Birds & Binoculars

You can’t enjoy one without the other.

By William J. Cook ~ Photos By Marta Morton

It’s a tern convention on the dock! This one is largely attended by Sandwich Terns (distinguished by their long bills with a yellow tip) and one lone Royal Tern with the orange bill.

Few places in the world offer the birding paradise that can be found in the Turks & Caicos Islands, and there are many vantage points from which to take in these wondrous, diverse and colorful creatures. Sadly, it’s not uncommon for tourists to travel thousands of miles to add to their life lists only to use binoculars lacking in the clarity that would take a pleasurable adventure to a whole new level. Most of the anomalies causing that lack of clarity are thought to be related to the binocular but are actually due to poor collimation (misalignment) or the observer’s physiology.

Optics is a nebulous subject that many people leave to the ever-changing opinions found in magazines and on Internet binocular forums. Therein, when the topic moves to the more clinical side of things, collimation and physiology for example, opinions of the ultracrepidarians can range from inaccurate, through silly, to damaging.

I’ve spent 45 years in precision optics. First as a Chief Opticalman with the US Navy, as a civilian optical consultant, and finally as creator and manager of the Precision Instruments & Optics department for Seattle’s 123-year old Captain’s Nautical Supplies, where I was on the front lines of working with binocular shoppers and where I repaired and collimated more than 12,000 binoculars. 

Starting in the early 1990s, as a result of trying to add a touch of reality to the vastly misleading “auto-focus” craze that so many honest people bought into, I started writing to take on the false notions that were taking observers down so many of the costly and non-productive roads leading to fableland. 

Following, I’ll correct some of the biggest misconceptions that have befuddled observers for years and end by addressing one of today’s biggest problems in achieving a crisp focus. It’s a totally avoidable problem that rests with the observer and not the binocular.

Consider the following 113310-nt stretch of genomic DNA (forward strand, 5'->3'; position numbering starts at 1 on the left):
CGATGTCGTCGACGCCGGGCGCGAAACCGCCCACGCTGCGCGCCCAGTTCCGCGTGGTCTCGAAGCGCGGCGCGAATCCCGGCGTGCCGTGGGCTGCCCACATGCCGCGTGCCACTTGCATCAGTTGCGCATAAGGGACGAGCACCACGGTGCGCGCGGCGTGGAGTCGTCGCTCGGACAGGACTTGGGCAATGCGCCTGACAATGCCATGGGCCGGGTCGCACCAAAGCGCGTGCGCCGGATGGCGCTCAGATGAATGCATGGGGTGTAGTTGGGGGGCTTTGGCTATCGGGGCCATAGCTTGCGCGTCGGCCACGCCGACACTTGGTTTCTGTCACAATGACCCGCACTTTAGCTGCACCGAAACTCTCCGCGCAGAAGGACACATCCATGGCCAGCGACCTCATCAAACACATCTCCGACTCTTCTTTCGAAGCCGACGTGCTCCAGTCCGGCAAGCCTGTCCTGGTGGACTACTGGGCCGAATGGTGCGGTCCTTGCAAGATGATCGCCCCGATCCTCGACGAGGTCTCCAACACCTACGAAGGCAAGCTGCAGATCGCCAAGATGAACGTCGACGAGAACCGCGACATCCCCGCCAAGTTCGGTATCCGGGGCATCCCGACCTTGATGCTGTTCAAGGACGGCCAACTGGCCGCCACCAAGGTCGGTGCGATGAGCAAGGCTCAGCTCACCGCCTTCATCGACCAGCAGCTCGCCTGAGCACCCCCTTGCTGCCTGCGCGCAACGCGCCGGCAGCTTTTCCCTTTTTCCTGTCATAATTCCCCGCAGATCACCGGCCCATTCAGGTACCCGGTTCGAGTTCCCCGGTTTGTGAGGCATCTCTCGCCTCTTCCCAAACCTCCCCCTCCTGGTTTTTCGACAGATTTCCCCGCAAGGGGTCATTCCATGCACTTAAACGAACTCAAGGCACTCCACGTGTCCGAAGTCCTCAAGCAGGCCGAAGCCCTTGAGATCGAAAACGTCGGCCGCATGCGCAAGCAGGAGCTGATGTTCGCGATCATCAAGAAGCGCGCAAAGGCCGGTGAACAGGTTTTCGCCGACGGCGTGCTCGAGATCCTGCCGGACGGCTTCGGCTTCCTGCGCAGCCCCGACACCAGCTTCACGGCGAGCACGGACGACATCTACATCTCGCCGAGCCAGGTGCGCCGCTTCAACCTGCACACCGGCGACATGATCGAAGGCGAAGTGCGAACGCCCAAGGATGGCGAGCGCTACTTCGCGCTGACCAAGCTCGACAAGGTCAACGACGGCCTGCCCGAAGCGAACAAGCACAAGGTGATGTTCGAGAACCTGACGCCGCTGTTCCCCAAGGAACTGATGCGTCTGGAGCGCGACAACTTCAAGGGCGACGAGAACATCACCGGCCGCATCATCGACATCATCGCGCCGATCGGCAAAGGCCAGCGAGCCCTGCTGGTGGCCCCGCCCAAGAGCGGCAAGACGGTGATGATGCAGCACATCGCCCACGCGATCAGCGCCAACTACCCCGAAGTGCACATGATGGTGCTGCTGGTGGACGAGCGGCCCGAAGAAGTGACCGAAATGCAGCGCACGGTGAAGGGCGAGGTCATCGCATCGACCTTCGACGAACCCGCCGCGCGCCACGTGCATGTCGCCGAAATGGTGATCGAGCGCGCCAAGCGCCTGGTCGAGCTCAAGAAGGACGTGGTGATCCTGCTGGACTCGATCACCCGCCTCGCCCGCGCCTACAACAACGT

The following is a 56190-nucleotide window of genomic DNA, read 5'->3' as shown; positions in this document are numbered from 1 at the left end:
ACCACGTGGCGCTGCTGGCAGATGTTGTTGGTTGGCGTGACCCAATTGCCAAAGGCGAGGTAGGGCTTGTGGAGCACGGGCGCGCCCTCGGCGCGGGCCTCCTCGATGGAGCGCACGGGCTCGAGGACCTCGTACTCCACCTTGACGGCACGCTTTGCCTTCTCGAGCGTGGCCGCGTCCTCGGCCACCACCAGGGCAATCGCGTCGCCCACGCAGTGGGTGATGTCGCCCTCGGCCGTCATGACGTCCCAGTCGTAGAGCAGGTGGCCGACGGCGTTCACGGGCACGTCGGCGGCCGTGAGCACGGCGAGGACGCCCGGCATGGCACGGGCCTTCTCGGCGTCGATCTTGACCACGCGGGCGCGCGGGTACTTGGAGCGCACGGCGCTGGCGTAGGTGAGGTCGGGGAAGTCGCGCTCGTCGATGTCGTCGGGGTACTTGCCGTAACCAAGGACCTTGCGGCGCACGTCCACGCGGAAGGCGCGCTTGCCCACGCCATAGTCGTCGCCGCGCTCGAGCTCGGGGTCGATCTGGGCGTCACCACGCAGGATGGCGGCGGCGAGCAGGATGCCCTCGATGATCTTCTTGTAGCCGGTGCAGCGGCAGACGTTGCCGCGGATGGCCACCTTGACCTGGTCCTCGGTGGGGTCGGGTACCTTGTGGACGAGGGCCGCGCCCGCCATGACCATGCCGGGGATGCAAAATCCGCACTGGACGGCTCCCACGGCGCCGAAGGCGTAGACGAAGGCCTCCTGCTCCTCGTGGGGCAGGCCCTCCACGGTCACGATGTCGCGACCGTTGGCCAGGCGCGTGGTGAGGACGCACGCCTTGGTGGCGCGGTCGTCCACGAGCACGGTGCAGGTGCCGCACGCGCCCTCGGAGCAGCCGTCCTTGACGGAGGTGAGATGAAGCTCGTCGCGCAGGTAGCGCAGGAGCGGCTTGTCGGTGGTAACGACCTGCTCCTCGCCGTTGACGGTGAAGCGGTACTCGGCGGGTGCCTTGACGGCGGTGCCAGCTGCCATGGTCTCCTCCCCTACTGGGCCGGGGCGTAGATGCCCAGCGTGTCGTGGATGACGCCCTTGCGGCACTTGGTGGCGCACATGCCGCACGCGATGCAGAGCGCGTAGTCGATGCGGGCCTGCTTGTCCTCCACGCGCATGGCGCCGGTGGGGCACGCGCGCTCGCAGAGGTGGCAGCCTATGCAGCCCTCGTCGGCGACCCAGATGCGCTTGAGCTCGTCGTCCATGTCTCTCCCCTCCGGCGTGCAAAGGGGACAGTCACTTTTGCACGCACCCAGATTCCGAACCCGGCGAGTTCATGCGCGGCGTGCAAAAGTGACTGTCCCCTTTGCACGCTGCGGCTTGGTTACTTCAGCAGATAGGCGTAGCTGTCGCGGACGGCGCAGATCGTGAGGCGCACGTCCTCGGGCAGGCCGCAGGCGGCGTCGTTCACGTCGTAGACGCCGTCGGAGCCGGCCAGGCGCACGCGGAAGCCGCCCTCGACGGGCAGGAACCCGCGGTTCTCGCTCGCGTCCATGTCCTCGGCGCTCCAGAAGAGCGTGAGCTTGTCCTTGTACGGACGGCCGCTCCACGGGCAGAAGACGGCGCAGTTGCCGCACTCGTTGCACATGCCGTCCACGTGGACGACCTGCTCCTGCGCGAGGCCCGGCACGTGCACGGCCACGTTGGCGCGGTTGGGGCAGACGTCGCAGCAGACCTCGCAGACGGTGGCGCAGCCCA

Auto-focus binoculars?

This sales ploy reached its peak in the 1990s but still haunts the observer looking for that something special and doesn’t mind trying to outsmart logic and physics to do so.

Regardless of what you have heard, read or think, you have seen for yourself there are no non-electronic auto-focus binoculars. Minolta once marketed a binocular that focused on the same principle as a modern digital camera, but having numerous deficiencies it wasn’t on the market long. 

Years ago, I made a bent-nail puzzle and gave it to a friend to tinker with while we talked. Figuring it out in short order, I grabbed the puzzle, turned my back, put it back together, and gave it to him again saying, “Okay, hotdog, let’s see you get this one apart as fast; I put it together backwards.” Although we continued talking for quite a while, he couldn’t figure it out. 

The puzzle only worked one way. Thus, it couldn’t have been put together “backwards.” Yet, the power of suggestion caused him to flounder. And that’s just what the auto-focus craze was based on. Good advertising need not be accurate or even meaningful; it has only to be believed.

Order in focusing

This Bananaquit appears to have enjoyed quite a feast of pomegranate seeds. They are locally called the “Chickadewilly,” a term that is often applied to all small birds.

Center-focus binoculars must be focused as they were designed to be focused and, in the vast majority of cases, the left telescope is to be focused first. For good imagery it’s not optional. 

A customer once told me her optometrist said she should always focus her right eye first because she was right-eye dominant. Consequently, based on his “expert” advice, she had spent years using her expensive Leica binocular to produce images of lower quality than expected of a $69 drugstore special, all the while believing something was wrong with her eyes. 

Why was following this optometrist’s advice wrong? Let’s start by following his instructions, focusing the right eye as directed, to find out. Bingo, your right eye is seeing a great image. But now, with the right eye sharply focused, you turn the center focus wheel or flip lever to focus your left eye. Since, however, there’s a 2-diopter difference (for example) in your eyes, and since the center focus wheel or lever was designed to focus both sides at the same time, sharply focusing your left eye has just defocused your right eye by 2 diopters. Something isn’t right. But you did what your optometrist told you to do. So, it must be you . . . right?